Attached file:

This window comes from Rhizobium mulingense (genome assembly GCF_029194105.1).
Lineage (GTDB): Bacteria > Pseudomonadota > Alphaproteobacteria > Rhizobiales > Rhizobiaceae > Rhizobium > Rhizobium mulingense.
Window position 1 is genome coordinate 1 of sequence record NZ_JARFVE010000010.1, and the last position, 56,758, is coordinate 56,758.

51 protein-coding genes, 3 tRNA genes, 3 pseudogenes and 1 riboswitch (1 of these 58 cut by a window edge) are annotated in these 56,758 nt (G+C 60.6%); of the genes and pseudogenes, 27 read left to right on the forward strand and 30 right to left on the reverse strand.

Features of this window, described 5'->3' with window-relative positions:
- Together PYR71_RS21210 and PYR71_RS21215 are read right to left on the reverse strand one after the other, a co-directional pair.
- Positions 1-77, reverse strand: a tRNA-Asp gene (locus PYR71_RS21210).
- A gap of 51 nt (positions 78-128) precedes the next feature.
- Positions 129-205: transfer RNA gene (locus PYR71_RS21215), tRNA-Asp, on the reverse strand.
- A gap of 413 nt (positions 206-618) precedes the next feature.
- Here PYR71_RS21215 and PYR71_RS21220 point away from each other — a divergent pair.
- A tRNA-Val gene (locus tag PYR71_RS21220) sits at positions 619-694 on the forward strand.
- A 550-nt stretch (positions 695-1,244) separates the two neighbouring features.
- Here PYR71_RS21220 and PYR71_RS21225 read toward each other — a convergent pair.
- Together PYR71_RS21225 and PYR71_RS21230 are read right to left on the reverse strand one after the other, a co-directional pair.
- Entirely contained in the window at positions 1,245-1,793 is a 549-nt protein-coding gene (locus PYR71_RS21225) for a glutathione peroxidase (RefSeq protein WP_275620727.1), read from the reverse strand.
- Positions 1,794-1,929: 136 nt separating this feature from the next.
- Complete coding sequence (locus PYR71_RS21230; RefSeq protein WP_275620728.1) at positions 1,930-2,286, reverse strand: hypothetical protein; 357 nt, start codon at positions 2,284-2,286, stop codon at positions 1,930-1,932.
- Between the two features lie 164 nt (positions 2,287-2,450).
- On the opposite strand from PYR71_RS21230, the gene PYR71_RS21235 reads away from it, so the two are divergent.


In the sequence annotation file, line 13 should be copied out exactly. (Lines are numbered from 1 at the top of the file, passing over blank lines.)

- A 550-nt stretch (positions 695-1,244) separates the two neighbouring features.